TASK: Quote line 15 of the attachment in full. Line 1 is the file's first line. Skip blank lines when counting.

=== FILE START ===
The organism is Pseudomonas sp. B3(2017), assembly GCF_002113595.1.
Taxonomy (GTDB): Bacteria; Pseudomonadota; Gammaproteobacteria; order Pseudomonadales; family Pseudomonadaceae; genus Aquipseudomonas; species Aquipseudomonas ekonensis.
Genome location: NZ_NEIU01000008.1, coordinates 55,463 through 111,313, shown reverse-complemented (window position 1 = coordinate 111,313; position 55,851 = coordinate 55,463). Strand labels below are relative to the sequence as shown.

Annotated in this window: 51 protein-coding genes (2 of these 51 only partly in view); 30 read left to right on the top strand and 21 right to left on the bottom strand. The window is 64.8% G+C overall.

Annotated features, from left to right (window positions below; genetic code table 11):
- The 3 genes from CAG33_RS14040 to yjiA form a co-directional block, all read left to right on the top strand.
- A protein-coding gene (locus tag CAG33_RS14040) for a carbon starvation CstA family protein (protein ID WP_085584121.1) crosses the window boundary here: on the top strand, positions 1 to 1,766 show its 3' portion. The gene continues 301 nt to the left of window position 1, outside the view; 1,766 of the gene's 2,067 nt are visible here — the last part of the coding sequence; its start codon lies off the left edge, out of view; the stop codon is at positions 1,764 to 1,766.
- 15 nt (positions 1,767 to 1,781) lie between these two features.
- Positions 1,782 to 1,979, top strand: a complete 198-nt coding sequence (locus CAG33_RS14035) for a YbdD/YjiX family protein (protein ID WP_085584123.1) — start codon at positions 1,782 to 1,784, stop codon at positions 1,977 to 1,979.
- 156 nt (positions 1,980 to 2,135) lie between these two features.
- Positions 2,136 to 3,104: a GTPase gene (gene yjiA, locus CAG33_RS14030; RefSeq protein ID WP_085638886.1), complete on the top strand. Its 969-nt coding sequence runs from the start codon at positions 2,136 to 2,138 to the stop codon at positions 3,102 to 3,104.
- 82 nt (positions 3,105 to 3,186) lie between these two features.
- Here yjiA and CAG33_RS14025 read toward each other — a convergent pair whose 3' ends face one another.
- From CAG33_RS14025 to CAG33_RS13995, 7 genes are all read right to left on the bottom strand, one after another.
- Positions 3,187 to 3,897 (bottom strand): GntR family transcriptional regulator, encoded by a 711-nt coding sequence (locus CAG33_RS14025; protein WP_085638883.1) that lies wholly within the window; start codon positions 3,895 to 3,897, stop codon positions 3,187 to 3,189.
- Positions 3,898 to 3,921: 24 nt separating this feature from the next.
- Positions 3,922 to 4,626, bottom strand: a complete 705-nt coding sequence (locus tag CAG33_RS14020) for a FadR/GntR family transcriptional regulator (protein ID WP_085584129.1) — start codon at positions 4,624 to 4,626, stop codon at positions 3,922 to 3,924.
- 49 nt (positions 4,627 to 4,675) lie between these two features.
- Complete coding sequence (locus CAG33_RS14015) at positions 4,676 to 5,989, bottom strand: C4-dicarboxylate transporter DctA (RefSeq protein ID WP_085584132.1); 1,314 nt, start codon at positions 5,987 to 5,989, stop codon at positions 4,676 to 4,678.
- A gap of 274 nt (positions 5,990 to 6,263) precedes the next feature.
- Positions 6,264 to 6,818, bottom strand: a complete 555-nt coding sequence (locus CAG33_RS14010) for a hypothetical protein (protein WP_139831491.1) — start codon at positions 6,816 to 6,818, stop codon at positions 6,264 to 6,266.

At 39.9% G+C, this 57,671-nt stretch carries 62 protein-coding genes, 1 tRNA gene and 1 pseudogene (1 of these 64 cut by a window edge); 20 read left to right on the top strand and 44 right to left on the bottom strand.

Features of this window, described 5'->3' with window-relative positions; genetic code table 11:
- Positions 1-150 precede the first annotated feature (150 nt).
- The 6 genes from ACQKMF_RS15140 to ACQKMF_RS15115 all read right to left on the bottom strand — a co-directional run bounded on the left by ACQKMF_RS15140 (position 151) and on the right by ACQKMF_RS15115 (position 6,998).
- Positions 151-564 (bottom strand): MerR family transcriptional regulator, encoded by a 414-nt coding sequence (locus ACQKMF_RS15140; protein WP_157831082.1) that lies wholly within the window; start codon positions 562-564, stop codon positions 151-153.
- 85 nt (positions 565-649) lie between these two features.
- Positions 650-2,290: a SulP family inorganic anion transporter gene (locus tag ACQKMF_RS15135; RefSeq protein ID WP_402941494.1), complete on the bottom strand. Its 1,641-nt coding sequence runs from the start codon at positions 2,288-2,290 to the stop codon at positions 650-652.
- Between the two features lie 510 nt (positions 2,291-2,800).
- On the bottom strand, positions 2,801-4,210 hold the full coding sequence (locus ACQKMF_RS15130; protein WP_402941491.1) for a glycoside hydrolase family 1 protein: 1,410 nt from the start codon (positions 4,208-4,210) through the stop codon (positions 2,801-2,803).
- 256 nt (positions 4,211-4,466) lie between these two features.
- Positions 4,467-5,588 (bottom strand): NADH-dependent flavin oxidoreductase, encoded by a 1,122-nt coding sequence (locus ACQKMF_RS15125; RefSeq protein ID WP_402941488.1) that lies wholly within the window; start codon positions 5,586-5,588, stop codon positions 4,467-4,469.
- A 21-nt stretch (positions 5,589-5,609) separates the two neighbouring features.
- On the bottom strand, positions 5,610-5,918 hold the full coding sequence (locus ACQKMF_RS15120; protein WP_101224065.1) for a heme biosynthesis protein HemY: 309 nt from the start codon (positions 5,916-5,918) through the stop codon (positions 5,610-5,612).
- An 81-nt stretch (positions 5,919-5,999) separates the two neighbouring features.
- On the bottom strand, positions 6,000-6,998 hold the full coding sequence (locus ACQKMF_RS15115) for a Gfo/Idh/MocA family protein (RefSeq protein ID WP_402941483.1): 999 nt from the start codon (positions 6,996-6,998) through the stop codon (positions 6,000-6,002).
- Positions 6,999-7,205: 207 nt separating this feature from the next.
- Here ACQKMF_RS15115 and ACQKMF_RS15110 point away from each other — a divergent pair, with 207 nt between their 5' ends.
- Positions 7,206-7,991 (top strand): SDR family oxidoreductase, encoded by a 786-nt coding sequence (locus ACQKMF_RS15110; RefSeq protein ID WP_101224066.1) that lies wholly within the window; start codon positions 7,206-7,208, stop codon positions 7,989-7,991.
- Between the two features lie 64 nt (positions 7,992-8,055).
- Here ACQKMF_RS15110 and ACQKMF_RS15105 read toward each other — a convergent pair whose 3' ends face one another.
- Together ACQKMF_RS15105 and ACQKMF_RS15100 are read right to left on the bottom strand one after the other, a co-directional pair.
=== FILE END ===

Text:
- Positions 3,187 to 3,897 (bottom strand): GntR family transcriptional regulator, encoded by a 711-nt coding sequence (locus CAG33_RS14025; protein WP_085638883.1) that lies wholly within the window; start codon positions 3,895 to 3,897, stop codon positions 3,187 to 3,189.